Wireless Charging Will Soon Unleash the Mobile World

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    Mobility: How It’s Changing Our Lives

    Wireless charging is a win for everyone. Device owners don’t have to find lost cables or figure out what to do when they realize they didn’t pack them. Manufacturers cut down on what is largely a lost expense and the material and energy wasted to produce new charging gear for every device sold is eliminated.

    Such a sensible idea usually is welcomed by investors and vendors, and the market for wireless charging is expanding. Fortune quotes IHS predictions that the global market overall, which includes cars, health care equipment and other devices as well as smartphones and tablets, will expand from $216 million last year to $8.5 billion in 2018.

    The basic science of induction is old, but it has not taken off for a few reasons, such as difficulty in addressing the market and conflicting standards—the old standby problem. But wireless charging is finding its footing.

    Just a few examples of how wireless charging is developing:

    • SlashGear reports that PowerSquare has pushed the technology to enable multiple devices placed haphazardly on what is described as a charging platform with a “relatively large face.” The system uses the Qi charging system, which is one of the two putative standards.
    • ZDNet this week described a patent granted to Apple that will enable charging without cables or charging pads. The application for patent 8,796,885 was filed more than two years ago with the U.S. Patent and Trademark Office. It involves a near-field magnetic resonance (NFMR) to wirelessly transmit power. Such a device can be cleverly deployed:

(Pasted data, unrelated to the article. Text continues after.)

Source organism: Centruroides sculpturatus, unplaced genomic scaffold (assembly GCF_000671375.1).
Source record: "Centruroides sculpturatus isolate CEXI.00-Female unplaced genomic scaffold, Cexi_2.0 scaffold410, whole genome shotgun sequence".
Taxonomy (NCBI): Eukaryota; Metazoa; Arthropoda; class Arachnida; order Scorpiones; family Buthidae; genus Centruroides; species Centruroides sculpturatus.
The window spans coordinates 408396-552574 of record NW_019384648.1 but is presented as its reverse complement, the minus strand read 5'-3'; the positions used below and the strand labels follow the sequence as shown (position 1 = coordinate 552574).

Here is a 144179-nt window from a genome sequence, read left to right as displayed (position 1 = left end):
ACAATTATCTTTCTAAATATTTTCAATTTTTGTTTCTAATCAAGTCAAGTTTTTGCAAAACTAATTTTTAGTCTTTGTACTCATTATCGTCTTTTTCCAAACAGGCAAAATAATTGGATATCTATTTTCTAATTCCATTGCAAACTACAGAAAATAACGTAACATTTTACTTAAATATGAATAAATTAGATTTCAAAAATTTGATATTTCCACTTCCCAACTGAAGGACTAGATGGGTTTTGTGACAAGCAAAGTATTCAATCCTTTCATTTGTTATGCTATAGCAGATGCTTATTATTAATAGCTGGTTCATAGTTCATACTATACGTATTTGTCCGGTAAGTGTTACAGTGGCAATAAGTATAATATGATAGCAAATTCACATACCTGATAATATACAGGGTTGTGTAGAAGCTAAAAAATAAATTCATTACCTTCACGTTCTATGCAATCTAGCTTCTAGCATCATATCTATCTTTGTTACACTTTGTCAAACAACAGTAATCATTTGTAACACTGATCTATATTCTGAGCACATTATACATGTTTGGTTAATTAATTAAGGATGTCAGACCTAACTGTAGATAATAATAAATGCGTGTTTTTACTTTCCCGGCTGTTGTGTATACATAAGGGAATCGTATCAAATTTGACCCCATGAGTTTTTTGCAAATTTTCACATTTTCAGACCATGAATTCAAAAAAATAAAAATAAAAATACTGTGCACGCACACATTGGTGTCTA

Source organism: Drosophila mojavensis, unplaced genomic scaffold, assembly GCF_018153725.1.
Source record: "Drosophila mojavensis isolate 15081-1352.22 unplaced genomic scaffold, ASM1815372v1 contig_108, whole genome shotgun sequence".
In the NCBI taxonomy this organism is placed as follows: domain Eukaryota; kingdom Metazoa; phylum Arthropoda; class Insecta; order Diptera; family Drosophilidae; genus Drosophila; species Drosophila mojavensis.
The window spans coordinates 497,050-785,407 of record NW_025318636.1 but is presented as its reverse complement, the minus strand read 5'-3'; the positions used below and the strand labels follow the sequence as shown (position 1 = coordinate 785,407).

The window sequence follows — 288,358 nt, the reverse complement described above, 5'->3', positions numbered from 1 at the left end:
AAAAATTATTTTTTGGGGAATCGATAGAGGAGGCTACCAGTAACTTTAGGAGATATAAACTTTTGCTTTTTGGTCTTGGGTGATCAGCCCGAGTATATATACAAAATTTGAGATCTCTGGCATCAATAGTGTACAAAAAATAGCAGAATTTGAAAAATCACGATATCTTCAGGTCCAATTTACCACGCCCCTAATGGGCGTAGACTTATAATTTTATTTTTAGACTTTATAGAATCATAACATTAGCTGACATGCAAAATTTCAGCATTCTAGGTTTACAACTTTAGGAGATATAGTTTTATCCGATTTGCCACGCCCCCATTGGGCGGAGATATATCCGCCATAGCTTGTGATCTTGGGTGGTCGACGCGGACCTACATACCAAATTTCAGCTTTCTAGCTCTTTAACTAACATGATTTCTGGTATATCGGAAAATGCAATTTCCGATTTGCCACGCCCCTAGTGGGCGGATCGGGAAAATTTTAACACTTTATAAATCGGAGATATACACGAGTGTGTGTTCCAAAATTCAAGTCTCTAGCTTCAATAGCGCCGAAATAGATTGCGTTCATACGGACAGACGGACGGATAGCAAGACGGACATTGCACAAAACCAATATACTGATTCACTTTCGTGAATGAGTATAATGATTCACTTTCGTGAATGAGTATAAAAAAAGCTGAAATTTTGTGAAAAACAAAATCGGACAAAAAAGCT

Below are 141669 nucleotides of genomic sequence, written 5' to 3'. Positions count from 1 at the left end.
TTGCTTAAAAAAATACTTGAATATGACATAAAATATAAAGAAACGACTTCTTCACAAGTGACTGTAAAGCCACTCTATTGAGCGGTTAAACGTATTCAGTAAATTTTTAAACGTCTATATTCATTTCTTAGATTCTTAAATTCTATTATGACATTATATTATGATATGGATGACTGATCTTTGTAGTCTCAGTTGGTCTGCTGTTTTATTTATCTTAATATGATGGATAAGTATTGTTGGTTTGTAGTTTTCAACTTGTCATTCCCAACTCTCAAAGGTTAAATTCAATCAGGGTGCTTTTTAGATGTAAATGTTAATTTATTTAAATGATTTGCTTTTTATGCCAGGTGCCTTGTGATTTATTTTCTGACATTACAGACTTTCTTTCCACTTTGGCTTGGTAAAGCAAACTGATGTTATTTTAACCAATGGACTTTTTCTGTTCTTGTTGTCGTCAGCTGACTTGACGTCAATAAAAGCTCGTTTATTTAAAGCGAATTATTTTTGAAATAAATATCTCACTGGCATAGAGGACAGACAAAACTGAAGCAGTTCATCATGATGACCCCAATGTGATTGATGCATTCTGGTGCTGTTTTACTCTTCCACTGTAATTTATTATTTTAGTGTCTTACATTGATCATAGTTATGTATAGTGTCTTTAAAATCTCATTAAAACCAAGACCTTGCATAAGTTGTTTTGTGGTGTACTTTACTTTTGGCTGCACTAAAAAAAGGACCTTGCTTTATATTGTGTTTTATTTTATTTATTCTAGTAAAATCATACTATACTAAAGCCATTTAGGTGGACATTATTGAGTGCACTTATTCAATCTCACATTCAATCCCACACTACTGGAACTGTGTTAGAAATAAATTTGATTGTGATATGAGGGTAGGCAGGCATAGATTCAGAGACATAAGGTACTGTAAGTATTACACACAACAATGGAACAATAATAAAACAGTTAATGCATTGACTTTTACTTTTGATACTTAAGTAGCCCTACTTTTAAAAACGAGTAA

• “The filing says under the system an NFMR power supply inside, say, a computer could charge any number of suitably configured devices wirelessly at a distance of up to about one metre.”
    • International Business Times describes images of the Moto 360 smartwatch that a blogger named Mister Gadget, who is actually Luca Viscardi, released. It includes a wireless charger that will accompany the device. The story says that the charger is sleek but more cumbersome than the one offered by Android Wear.
    • The New York Times posted an interesting story on a young scientist who is pushing the wireless charging envelope. Meredith Perry was an astrobiology student at the University of Pennsylvania when she stumbled upon a method of converting electricity to sound, transmitting it over a distance and converting back to electricity. Her company, uBeam, has evolved an early version of the device to a fully functional prototype.

    Clearly, the idea of dragging around a wire and immobilizing a supposedly mobile device for hours while it charges, only to then throw out the wire when a new device is bought, doesn’t make much sense. The good news is that this wasteful and inefficient requirement is fading away.

    Carl Weinschenk covers telecom for IT Business Edge. He writes about wireless technology, disaster recovery/business continuity, cellular services, the Internet of Things, machine-to-machine communications and other emerging technologies and platforms. He also covers net neutrality and related regulatory issues. Weinschenk has written about the phone companies, cable operators and related companies for decades and is senior editor of Broadband Technology Report. He can be reached at [email protected] and via twitter at @DailyMusicBrk.

    Carl Weinschenk
    Carl Weinschenk
    Carl Weinschenk Carl Weinschenk Carl Weinschenk is a long-time IT and telecom journalist. His coverage areas include the IoT, artificial intelligence, artificial intelligence, drones, 3D printing LTE and 5G, SDN, NFV, net neutrality, municipal broadband, unified communications and business continuity/disaster recovery. Weinschenk has written about wireless and phone companies, cable operators and their vendor ecosystems. He also has written about alternative energy and runs a website, The Daily Music Break, as a hobby.

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